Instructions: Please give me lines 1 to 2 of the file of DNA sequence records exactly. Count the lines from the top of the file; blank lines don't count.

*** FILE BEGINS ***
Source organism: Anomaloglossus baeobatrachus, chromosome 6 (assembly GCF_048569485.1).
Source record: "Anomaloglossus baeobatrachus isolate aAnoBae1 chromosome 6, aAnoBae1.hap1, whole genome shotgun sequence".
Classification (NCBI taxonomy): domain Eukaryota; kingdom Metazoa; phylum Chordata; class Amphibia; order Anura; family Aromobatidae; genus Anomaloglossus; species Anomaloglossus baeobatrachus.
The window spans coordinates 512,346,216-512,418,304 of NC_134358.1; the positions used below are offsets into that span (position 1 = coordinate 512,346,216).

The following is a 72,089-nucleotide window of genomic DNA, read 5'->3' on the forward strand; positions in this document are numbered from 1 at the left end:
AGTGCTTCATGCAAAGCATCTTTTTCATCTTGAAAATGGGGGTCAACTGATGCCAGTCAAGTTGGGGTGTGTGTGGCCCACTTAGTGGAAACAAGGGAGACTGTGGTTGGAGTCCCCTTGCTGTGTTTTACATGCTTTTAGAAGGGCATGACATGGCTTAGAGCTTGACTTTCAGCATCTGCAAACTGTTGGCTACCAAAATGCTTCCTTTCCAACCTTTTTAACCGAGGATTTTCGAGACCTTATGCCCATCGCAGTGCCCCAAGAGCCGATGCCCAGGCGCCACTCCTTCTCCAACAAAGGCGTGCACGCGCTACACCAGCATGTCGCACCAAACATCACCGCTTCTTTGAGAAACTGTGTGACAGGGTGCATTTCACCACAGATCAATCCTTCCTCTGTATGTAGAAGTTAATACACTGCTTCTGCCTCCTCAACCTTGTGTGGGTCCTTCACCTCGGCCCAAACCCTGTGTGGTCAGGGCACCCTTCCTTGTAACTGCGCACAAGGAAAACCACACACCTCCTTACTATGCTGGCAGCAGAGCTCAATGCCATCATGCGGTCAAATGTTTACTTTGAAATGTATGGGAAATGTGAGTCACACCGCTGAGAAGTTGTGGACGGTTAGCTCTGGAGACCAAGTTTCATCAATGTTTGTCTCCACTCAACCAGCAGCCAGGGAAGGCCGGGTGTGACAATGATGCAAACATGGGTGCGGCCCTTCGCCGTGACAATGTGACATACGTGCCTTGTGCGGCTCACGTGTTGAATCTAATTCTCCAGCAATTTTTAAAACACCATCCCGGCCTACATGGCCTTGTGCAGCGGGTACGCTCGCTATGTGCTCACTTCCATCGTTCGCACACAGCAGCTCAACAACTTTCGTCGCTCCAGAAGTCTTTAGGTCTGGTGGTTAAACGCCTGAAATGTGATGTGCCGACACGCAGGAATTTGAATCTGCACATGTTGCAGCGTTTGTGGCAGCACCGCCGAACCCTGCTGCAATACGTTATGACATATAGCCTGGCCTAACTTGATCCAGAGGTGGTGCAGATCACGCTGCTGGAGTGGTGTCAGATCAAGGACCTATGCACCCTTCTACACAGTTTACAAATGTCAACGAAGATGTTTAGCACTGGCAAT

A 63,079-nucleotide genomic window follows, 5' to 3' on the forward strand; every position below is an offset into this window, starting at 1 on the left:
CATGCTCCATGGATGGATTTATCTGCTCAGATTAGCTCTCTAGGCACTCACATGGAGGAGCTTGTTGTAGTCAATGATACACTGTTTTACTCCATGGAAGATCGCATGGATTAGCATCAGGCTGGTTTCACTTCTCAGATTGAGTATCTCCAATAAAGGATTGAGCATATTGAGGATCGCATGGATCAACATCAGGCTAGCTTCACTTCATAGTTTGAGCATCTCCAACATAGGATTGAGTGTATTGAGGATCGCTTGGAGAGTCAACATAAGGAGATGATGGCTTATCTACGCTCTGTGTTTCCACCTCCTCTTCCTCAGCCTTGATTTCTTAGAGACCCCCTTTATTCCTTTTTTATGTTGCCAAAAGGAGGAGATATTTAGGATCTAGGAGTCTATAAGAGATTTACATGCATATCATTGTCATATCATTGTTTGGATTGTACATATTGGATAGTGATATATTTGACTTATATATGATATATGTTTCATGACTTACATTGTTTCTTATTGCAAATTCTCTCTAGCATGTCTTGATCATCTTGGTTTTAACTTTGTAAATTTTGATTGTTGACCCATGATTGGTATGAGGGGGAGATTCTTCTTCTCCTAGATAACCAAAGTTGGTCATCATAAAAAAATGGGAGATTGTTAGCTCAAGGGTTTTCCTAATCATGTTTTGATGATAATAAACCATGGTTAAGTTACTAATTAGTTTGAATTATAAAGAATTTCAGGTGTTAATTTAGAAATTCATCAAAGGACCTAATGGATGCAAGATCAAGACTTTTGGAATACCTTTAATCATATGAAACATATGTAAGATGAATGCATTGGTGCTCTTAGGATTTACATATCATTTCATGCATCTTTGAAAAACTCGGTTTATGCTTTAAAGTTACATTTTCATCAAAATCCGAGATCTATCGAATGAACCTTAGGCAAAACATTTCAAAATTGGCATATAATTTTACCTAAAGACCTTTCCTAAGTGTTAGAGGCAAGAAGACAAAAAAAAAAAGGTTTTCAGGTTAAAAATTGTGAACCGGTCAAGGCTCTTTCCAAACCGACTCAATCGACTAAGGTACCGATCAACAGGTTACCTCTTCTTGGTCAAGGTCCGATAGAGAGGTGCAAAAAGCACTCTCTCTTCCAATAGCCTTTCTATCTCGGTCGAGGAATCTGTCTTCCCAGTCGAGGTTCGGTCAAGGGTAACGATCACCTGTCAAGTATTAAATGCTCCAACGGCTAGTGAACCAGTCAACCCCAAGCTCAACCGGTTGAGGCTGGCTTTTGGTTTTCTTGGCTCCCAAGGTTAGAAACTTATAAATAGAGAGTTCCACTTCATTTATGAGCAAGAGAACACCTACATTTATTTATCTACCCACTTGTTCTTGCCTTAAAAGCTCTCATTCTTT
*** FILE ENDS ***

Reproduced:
Source organism: Anomaloglossus baeobatrachus, chromosome 6 (assembly GCF_048569485.1).
Source record: "Anomaloglossus baeobatrachus isolate aAnoBae1 chromosome 6, aAnoBae1.hap1, whole genome shotgun sequence".